Despite the fact that the U.S. Department of Labor’s new overtime regulations were set to go into effect on December 1st, the validity of the regulations remains unsettled. We previously reported that on November 22nd, Judge Amos Mazzant of the United States District Court for the Eastern District of Texas granted a nationwide injunction precluding the Department of Labor from implementing and enforcing the regulations on November 22nd in Nevada v. U.S. Department of Labor.  On December 1st, the very same day that the regulations were supposed to go into effect, the Department of Labor announced that it would appeal Judge Mazant’s ruling to the Fifth Circuit Court of Appeals.  The Department of Labor has also requested an expedited hearing and decision on the appeal, noting that the delay could deny added overtime pay for millions of workers.  The Department of Labor maintains that the new minimum salary is reasonable and that Judge Mazant incorrectly interpreted the Fair Labor Standards Act to prevent the Department of Labor from using a salary-level test to determine which workers qualify for overtime exemptions.  Conversely, Nevada, Texas, and 19 other plaintiff states argue that the salary thresholds do not reflect the character of work that employees perform and that the regulations will result in significant costs for public and private employers.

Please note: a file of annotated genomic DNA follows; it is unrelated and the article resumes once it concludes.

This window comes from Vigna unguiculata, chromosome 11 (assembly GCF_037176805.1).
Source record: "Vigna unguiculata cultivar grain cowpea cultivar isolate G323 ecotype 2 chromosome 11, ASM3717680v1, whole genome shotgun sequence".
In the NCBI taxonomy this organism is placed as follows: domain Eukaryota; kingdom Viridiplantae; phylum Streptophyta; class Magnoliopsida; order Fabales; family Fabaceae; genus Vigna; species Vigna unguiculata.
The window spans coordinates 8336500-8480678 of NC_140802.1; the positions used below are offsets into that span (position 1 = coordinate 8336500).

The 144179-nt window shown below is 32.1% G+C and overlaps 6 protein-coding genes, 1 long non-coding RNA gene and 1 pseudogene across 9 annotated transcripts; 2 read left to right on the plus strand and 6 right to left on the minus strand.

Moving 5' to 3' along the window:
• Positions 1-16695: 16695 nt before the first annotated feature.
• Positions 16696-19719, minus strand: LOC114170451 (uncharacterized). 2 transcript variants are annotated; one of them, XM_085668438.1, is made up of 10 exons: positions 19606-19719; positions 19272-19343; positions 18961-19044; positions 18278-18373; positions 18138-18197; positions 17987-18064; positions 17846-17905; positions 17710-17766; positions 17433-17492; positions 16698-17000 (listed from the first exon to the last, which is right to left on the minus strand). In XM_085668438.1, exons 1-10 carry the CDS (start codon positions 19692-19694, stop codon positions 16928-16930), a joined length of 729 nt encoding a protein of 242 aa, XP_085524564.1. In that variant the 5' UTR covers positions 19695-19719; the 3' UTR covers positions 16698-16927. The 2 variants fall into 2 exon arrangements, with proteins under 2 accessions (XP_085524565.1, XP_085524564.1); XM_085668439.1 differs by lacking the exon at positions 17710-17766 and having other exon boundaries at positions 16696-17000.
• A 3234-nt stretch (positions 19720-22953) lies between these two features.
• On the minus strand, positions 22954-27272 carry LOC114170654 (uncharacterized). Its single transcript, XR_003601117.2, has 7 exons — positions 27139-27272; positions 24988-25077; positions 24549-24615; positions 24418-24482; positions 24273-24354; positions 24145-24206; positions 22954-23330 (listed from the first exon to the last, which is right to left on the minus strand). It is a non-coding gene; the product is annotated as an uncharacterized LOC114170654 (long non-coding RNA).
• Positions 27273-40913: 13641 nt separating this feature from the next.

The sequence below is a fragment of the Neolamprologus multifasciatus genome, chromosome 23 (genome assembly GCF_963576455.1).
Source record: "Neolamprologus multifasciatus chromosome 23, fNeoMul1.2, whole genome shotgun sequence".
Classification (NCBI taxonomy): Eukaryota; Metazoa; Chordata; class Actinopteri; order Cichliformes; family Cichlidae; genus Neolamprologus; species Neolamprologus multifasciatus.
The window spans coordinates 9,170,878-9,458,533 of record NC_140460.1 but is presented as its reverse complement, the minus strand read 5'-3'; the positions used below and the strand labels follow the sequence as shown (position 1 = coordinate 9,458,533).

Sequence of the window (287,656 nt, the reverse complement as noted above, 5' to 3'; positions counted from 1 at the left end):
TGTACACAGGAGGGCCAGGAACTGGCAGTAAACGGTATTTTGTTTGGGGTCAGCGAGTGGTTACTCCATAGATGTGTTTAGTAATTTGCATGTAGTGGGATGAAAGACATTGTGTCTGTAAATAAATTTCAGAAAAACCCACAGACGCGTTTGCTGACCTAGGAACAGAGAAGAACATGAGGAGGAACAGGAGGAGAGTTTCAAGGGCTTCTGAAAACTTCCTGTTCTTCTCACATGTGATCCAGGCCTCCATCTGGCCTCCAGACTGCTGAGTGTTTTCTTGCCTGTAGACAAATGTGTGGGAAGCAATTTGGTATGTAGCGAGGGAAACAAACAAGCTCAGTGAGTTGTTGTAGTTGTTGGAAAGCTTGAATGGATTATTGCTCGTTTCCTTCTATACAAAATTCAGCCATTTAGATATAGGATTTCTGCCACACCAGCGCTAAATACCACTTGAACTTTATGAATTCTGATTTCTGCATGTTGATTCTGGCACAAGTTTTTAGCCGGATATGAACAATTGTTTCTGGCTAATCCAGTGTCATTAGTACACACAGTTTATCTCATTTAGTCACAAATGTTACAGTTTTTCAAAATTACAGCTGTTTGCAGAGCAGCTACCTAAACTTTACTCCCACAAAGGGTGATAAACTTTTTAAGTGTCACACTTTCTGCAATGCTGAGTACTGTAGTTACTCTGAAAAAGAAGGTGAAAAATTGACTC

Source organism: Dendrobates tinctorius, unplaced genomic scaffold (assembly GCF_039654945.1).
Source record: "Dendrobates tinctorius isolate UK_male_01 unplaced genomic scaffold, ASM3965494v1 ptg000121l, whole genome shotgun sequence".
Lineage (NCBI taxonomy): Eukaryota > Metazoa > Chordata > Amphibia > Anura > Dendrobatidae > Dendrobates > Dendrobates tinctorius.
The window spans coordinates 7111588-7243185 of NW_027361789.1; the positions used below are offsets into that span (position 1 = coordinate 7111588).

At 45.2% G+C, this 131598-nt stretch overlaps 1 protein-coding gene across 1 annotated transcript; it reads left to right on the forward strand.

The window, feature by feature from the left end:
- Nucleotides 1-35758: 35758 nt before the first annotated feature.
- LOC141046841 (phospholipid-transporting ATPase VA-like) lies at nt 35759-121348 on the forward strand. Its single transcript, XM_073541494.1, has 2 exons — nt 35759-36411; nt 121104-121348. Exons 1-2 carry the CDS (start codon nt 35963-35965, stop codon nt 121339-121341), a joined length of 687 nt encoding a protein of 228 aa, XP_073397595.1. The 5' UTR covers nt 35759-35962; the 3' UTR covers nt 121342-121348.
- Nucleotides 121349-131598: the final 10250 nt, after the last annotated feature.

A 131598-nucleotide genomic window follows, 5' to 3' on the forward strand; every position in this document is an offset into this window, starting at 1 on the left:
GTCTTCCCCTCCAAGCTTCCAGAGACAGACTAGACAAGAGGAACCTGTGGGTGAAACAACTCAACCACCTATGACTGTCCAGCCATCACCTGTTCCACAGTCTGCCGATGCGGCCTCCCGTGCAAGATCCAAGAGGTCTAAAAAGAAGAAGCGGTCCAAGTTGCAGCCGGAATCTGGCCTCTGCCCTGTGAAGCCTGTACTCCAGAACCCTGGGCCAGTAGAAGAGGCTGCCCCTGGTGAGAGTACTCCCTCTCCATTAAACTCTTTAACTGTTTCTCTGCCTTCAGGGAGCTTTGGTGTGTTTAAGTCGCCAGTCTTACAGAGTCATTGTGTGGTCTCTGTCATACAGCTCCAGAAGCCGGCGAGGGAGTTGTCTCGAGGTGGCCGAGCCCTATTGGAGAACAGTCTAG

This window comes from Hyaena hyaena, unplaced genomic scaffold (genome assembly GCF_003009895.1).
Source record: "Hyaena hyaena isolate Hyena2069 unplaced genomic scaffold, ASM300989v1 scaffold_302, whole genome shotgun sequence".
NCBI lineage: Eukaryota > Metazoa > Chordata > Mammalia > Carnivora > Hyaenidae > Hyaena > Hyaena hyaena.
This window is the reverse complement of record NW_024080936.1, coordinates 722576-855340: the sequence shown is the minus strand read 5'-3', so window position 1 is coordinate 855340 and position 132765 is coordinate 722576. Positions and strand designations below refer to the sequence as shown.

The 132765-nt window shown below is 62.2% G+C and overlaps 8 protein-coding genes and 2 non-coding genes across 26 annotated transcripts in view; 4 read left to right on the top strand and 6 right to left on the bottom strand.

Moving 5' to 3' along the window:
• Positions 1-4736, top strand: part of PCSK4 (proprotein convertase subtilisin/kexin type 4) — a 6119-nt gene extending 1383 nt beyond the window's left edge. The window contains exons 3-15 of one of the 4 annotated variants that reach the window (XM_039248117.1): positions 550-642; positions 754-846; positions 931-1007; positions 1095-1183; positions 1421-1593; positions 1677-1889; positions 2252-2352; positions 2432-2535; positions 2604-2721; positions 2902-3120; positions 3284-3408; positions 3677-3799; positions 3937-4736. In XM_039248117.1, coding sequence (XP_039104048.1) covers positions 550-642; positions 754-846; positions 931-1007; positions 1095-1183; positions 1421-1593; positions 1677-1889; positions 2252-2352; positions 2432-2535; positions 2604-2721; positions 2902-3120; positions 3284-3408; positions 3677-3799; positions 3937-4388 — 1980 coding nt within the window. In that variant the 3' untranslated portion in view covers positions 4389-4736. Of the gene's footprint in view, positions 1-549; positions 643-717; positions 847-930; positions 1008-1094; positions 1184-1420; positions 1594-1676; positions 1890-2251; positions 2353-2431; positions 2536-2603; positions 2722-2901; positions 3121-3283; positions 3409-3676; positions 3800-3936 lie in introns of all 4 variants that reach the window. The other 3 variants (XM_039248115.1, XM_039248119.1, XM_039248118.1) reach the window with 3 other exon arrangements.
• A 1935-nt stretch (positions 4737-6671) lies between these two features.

The regulations, commonly referred to as “the Final Rule,” were approved by the Obama administration’s Department of Labor in May of this year and were set to raise the minimum salary threshold for the FLSA’s white-collar exemptions from $455 per week ($23,660 annually) to $913 per week ($47,476 annually). Many employers nationwide have understandably expressed concern over the risks and costs required for compliance with the Final Rule, which more than doubles the salary amount required for employees to qualify for the administrative, professional, and executive exemptions.  Nonetheless, the future of the regulations, and employees’ compensation, will likely remain in doubt until the Fifth Circuit rules on the Department of Labor’s appeal.

President-Elect Trump’s recent victory in the 2016 presidential race further complicates the future of the overtime regulations. President-Elect Trump has not indicated whether or not he would actively work to repeal the overtime regulations; Trump’s only public remarks on the subject were vague indications during the presidential campaign that he would like to see implementation of the regulations delayed or exemptions granted for small businesses. However, Congressional Republicans, who have retained control of both houses, unabashedly oppose Obama’s overtime regulations and could actively work to repeal them once Trump is in the White House and Congress is once again in session.

If the overtime regulations are ultimately defeated, then employers who have already implemented them into their compensation schemes may have overcompensated their employees and incurred the additional expenses associated with the transition. The future of the new DOL overtime regulations remains uncertain, but at this stage it is clear that the DOL unsurprisingly is not planning to go down without a fight.

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